Right now the fourth Shinjuku Creator’s Festival is taking place mainly around Shinjuku station, but with far flung satellite exhibitions taking place around Shinjuku ward, like Hatsudai, Ichigaya and even Kagurazaka. I went to see the work of famous artist Yoichiro Kawaguchi, which you might remember from this blog last year.
This year Mr. Kawaguchi exhibits two statues called Ficco at the Zenkokuji temple in Kagurazaka, famous for its statue of the Bishamonten which is only uncovered for the public on special days. The temple was originally erected in Bakurocho in 1595 but moved to Kagurazaka in 1793. In 1945 the original temple was destroyed in air raids, the only thing that survived was the unusual guardians from 1848, which here are actually tigers whereas they are usually lions or foxes: these are the only guardian tigers in Shinjuku ward. You can see the patchwork of repairs on one of the tigers in the third image.
So in a sense, placing these to Ficco on either side off the temple guardians makes perfect sense. The Shinjuku Creator’s Festa goes on for one more week, ending on the 7th of August.
Tokyo is full of history and interesting stories if you just know where to look and aren’t too distracted by the food, the fun and the shopping! I have passed these two statues at the famous Sensoji Temple in Japan’s number one tourist site, Asakusa, maybe over a thousand times but I only recently learned about the history of them.
In the first half of the 17th century when Edo was the trading and crafts center of Japan and the home of the ruling Shogun (Warlord) a struggling trader in rice took in a small boy from modern day Gunma prefecture and did his best to teach him about trade and commerce. Eventually the boy returned to his home town and started a very successful trading business. His old master though was not so lucky and died impoverished and destitute. The former apprentice, Takase Zembe, heard of the tragedy and ordered two huge statues of the bodhisattvas Kannon and Seishi. They were donated in 1678 to the memory of the rice merchant and his son. Both the statues miraculously survived the US fire bombings of 1945 and they are still in their original positions to the right of the second Nio gate.
But the story doesn’t end there, because almost 300 years later one of Zembe’s direct descendants, Takase Jiro who was the Japanese ambassador to Sri Lanka in 1996 developed a cultural exchange and partnership between the Sensoji Temple and the famous Isurumuniya Vihara temple in Anuradhapura, the capital of ancient Ceylon (Sri Lanka). As the Senso-ji’s pagoda was rebuilt in 1973, the temple in Sri Lanka dispatched its senior abbot to the dedication ceremony, bringing with him a granule of the physical remains of the Buddha, a massively important relic, to dedicate to the Japanese temple.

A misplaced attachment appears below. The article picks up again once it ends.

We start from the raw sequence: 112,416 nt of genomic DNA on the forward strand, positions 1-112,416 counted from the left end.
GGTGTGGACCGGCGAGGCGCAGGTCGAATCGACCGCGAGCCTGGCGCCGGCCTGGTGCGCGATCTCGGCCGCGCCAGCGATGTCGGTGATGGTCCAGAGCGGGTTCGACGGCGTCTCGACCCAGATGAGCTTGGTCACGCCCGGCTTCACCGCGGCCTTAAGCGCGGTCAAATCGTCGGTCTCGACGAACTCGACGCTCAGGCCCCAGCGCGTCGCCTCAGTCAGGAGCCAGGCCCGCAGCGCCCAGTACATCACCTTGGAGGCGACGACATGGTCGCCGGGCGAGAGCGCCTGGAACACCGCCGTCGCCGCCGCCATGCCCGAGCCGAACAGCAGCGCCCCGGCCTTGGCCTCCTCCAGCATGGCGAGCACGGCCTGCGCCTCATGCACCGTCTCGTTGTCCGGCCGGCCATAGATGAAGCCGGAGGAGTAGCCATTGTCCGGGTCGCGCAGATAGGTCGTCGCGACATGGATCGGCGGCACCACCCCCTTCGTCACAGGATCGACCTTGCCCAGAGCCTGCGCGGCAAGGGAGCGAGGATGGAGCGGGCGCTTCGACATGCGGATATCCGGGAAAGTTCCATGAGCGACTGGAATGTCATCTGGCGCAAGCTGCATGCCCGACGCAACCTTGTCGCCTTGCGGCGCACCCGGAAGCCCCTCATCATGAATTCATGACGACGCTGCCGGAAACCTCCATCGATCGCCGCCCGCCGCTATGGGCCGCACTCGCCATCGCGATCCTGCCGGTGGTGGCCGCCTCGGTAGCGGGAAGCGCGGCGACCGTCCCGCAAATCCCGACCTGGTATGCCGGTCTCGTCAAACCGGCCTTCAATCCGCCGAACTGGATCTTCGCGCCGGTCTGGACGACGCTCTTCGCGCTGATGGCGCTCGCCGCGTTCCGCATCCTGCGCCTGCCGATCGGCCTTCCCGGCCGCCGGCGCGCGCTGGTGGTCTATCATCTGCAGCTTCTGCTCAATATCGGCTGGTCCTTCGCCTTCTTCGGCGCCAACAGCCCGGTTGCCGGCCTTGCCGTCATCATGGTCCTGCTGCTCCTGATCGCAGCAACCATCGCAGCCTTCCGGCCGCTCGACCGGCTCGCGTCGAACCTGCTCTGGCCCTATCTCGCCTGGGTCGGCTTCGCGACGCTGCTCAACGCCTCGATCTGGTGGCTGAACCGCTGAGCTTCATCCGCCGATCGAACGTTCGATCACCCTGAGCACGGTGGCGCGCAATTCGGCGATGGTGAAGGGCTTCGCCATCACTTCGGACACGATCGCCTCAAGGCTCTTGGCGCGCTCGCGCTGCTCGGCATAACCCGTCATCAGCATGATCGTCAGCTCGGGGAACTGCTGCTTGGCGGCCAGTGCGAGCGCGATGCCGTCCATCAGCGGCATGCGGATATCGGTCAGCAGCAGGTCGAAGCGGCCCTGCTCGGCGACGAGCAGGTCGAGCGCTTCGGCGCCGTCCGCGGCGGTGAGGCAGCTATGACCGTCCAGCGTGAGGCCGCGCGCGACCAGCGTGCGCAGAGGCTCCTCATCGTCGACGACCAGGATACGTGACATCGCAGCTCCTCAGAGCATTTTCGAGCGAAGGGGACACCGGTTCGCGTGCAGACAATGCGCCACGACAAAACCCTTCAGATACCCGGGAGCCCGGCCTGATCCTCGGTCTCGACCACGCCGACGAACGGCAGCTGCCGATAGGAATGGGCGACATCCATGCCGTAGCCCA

The granule remains in the pagoda to this day and I hope both it and the two statues representing the gratitude of a devoted apprentice to his former master will remain for many thousands of years to come.
I passed the statues a little while ago, and found them occupied by two birds who posed perfectly for the camera.
If Nara City in Western Japan is know for anything it is the Big Buddha and for the hundreds of wild deer roaming the streets. If there ever was a popularity contest I wonder who would win, the temple or the deer? Although I have never really had the time to focus an hour or so to taking photos of the deer it is hard to miss them just walking through the city and I took these snaps as I visited Nara a couple of years ago. Nara is one of my favorite places in Japan and I am always looking for excuses to visit. It is also a good place to base yourself for tourism to western Japan if the Kyoto hotels are full or the big city feel of Osaka is too intimidating. Nara is full of the old time small city charm even though there are close to 340 000 people living there.
Not all temples or shrine in Japan are famous. The vast majority of them are left more or less in peace, overlooked by tourists and tourism boards all over the country for the more attractive big name temples. The Joganji overlooking a hill facing the city of Ome in Tokyo’s western parts is one of these historic temples with no major attractions apart from itself, the surrounding nature and some much needed peace and quiet.
The Joganji temple was founded in the year 1300 AD as part of the Jishu sect. The little alley and street leading up the temple stairs is quite cute and also has a proper rail crossing, a rarity in Tokyo these days. I was there during the major Ometaisai, the grand festival of the city in May. The stairs can be a bit challenging for less than fit visitors but if you are in the area with time to spare it is a nice walk and a chance to take in some history and nature!